Process Safety Moments
This page contains brief descriptions of situations that have occurred at process facilities which can teach important lessons. Questions are posed to help focus on the key points.
New moments are added regularly so check back periodically.
Effects of Extreme Environmental Conditions on Process Safety Controls
A batch pilot plant operation involving a highly flammable solvent operates during daytime shifts, and is unmanned during "off hours". The unit is housed within a building that features a local Programmable Logic Control (PLC) system with mostly local alarms, with select alarming to the supporting primary process plant which is constantly operating and attended.
A serious near miss occurred one evening when ambient temperatures dropped and remained well below 0°F. The last operator to leave pushed the close button on a roll-up door, which happens to be very near and facing the PLC module. The operator left the site not noticing that the doorway failed to close, and fully re-opened due to an object in its pathway (much like our home garage door openers would operate).
From a review of the alarm history recorded within the PLC, the incident investigation concluded that spurious signals and false control inputs occurred due to extreme low-temperature effects on the PLC module circuitry. The most serious malfunction sent a "request signal" to deliver flammable solvent from a large remote storage vessel to the pilot plant receiving vessel, sending solvent for ten-minute increments (as programmed) and eventually delivering enough solvent to overfill the pilot plant vessel. Luckily, valve lineups were such that the overflow was diverted to connected vessels and the incident did not result in a release from the receiving tank's atmospheric vent to the building floor.
Corrective actions involved consultation with the PLC manufacturer, who explained that such malfunctions could occur given extreme low temperature exposure (the module was specified and purchased for indoor application). Also, alarming to the primary plant control room was rearranged to alert the constantly-attended location that flammable solvent was flowing to the pilot unit. The operating company also rearranged the roll-up door controls to require that the operator remain and hold the closure button until full door closure is verified.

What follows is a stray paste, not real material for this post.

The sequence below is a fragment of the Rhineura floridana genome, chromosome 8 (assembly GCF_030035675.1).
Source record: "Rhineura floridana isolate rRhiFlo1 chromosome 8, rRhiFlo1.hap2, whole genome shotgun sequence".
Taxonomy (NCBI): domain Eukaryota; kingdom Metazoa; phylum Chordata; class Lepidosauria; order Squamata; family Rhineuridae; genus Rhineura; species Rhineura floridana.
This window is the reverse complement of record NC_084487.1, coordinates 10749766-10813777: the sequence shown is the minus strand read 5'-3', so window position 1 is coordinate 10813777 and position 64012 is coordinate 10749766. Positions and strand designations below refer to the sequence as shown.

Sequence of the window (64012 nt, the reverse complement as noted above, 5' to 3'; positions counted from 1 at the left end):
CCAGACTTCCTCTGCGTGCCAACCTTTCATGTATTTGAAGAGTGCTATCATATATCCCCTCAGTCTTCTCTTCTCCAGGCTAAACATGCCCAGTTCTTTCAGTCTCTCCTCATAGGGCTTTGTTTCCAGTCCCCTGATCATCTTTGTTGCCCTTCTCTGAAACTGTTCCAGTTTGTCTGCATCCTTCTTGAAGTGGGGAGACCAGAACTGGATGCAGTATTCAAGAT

Prior Process Hazards Analyses (PHAs) considered extreme weather conditions as "external events"; however, safeguards were documented as: "The process is located indoors with HVAC service". Safeguards were deemed adequate by the PHA Team.
- As we perform our PHAs, are we certain that we fully understand the limits of control systems when exposed to extreme environments, or do we just assume that since it was specified for its intended service, its functionality is a given?
- Do we adequately address failures of environmental controls (such as HVAC system failures or an inadvertent exposure such as an open door) in evaluating the hazards that can result from extreme exposures to the process?
Field Tours as part of Process Hazard Analysis (PHA)
PHA teams may question the need for conducting a field tour of an older existing facility when most or all of the team members have years of experience in the facility. During a field tour in preparation for a new baseline HAZOP study for an older facility that had not used HAZOP methodology for their earlier PHAs, the PHA team was walking through the operating area during the field tour and one of the team members noted that there was a small drain valve that was missing a plug. That observation led to a closer inspection of other drain valves on equipment and vessels and the discovery of a pattern of missing plugs or caps on drain valves, including several 2" quarter turn ball valves.
Are your field reviews done with a "fresh pair of eyes" or a "business as usual" attitude?
Does your PHA assume that caps, plugs or blinds are installed on the drains and vents without a field check?
When conducting field tours, do you take notes on the field tour findings and include them in your PHA documentation, especially any findings that warrant a PHA recommendation?
Flammable Atmospheres in Tanks
Several atmospheric storage tanks handled a product that emits a flammable vapor if it has not fully reacted. One of the tanks was taken out of service to patch some corroded areas. The product side of the tank was isolated. A hot work permit was issued and the atmosphere around the tank was checked for flammables and found to be in order.
Was it safe to proceed with welding? Absolutely not! While the atmosphere around the outside of the tank was checked, noone considered that there could be a flammable atmosphere inside the tank. Even though the process connections were locked out, the gas phase connection was left open to the other tanks. Noone recognized that flammables in the atmosphere of one tank could transport to the other tanks.
A 2010 Chemical Safety Board (CSB) study found that there were at least eleven instances where a severe injury or fatality resulted from welding on a tank containing a flammable atmosphere.